Fleur-de-Kalebrity


Red Russian Kale

Back in third grade, when prodded by my teacher, I probably stood in front of the class and said, “My name is Laurie and I like llamas.” When Kristen Beddard was a third grader, she introduced herself with, “My name is Kristen and I like kale.”
And she still likes kale. When the Penn State grad moved to Paris about a year ago, she searched the markets, grocers, and restaurants, and couldn’t find her favorite vegetable! 
Parisian Clotilde Dusoulier also lamented the lack, calling kale “the most elusive ingredient of 2011”. I’ve mentioned Clotilde before. In 2003 she began writing Chocolate & Zucchini e-newsletter (available in English and French), launching her into the cookbook/food-writing world.
What a difference a year and Kristen made.
Kristen started The Kale Project to get French farmers and chefs to embrace kale as a delicious and nutritious vegetable, not just a decorative plant.  On September 20, Verjus restaurant in Paris had a “coming out” party for kale.  Terroirs d ‘Avenir is now distributing kale to Parisian restaurants and green grocers, and Kristen is trying to get a British seed house to supply kale seeds to French growers.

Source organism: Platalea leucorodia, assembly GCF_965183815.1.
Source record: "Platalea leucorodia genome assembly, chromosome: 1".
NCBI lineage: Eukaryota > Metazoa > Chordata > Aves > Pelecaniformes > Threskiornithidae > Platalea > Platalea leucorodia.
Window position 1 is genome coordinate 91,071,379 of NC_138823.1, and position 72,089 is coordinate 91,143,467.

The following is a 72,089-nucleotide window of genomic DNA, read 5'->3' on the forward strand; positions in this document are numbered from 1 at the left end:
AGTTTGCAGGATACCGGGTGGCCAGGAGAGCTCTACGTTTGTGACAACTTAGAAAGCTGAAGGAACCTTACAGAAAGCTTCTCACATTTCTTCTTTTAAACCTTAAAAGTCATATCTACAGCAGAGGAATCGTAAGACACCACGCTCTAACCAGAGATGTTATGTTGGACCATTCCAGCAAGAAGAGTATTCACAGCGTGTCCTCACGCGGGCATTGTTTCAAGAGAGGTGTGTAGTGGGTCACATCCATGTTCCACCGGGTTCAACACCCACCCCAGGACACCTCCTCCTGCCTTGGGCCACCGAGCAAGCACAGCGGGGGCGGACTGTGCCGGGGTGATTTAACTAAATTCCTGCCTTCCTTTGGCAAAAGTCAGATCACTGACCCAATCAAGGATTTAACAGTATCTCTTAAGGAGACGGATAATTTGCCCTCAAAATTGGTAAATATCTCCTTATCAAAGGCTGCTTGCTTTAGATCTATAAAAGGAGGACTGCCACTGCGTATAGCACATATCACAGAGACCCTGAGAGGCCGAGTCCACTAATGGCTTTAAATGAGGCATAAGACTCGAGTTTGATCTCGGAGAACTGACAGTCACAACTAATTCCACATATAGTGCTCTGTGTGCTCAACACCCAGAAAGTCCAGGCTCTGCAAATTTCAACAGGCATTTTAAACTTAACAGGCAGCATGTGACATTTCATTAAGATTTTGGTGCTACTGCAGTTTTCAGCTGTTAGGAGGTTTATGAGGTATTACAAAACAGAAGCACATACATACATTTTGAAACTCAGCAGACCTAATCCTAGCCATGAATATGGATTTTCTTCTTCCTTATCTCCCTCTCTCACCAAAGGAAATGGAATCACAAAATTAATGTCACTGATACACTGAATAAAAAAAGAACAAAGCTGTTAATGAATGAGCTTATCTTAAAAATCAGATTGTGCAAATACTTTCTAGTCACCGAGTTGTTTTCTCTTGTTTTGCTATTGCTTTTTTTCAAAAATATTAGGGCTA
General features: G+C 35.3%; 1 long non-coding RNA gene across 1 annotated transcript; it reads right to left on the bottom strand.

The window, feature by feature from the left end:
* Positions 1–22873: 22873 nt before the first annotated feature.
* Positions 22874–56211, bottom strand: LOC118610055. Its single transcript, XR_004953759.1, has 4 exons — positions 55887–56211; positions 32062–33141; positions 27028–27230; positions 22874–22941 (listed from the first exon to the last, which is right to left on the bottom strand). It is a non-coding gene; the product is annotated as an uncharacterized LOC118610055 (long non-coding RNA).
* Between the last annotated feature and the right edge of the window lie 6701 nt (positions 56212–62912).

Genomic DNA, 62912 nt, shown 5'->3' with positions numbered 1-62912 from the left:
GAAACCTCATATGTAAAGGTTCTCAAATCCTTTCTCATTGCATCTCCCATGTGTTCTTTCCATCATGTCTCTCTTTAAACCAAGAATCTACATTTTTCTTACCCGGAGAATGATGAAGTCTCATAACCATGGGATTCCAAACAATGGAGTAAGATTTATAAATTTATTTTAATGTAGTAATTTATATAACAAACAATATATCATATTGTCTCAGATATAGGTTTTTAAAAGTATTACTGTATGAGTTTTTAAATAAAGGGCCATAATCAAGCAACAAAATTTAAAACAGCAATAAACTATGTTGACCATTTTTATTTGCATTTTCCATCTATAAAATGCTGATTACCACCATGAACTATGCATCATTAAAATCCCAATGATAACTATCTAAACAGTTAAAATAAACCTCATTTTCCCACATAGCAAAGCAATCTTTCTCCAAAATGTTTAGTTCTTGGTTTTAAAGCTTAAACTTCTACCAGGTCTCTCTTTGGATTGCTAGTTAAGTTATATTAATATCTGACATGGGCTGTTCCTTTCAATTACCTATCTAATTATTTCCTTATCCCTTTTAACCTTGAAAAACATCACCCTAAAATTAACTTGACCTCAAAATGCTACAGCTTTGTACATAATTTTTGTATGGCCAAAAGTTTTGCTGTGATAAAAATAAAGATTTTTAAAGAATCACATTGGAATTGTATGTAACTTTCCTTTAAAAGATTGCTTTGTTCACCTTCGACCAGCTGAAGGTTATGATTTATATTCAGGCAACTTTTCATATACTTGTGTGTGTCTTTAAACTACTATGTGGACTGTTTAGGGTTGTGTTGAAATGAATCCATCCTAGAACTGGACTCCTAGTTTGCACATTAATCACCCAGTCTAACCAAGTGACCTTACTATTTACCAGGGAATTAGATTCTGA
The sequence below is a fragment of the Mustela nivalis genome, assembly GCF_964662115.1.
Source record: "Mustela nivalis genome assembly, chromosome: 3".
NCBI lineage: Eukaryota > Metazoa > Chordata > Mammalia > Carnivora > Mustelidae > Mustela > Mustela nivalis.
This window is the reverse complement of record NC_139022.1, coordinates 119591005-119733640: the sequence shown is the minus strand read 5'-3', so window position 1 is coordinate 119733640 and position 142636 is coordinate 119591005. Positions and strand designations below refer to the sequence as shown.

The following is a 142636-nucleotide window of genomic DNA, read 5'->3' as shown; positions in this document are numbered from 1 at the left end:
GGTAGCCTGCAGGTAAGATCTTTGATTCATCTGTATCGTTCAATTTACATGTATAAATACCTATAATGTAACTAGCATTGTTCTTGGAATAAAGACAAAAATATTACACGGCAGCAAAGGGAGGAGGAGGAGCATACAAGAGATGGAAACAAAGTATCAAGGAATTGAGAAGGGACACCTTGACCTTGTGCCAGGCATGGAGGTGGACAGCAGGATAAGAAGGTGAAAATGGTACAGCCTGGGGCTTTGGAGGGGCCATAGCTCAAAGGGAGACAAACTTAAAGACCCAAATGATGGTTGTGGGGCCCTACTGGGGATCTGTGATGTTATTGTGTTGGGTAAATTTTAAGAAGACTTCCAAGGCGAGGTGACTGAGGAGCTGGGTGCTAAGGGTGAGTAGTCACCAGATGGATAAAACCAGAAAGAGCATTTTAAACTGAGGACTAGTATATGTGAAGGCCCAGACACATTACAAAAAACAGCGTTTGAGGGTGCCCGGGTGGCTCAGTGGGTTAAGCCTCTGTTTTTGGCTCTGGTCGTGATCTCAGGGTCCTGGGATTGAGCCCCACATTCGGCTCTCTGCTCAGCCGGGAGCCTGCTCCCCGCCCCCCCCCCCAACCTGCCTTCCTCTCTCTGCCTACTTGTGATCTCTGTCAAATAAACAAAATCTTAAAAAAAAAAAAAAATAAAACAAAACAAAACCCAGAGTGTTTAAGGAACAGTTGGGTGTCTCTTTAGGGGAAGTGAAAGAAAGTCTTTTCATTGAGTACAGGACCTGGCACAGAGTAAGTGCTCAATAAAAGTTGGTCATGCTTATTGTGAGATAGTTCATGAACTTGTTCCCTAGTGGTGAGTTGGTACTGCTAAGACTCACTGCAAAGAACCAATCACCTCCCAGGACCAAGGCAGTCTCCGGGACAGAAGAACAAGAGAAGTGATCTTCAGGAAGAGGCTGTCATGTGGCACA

Black Tuscan Kale
It’s not often that we have one over on the French in the culinary scene, so I’m loving this story!  And, as all of you Fleur-de-Lys readers know, I love my kale leaves, whether tossed with potatoes or roasted into Kale Crisps. Autumn is kale season, with frosty nights sweetening the leaves and killing off all those nasty cabbageworms. As always, I have quite the kale forest planted, and this fall I’m going to expand my repertoire and try using the stalks as a braised vegetable. Laurie Lynch
Missing You: I’d love to sit with each of your over a cup of coffee…so I decided on the next-best thing.  I took my camera on my weekend bike ride and respite at Café Lemont, and created this photo essay for you.
Bike & Brew
The beauty across the street

I’d paint the ceiling sky blue
“My” chair and mug
Written on Slate: Barn’s burnt down –
now
I can see the moon.  – Masahide
Borrowed from a wonderful little book called “The Buddha in the Attic” by Julie Otsuka, which was recommended by a reading and walking buddy from Kutztown.

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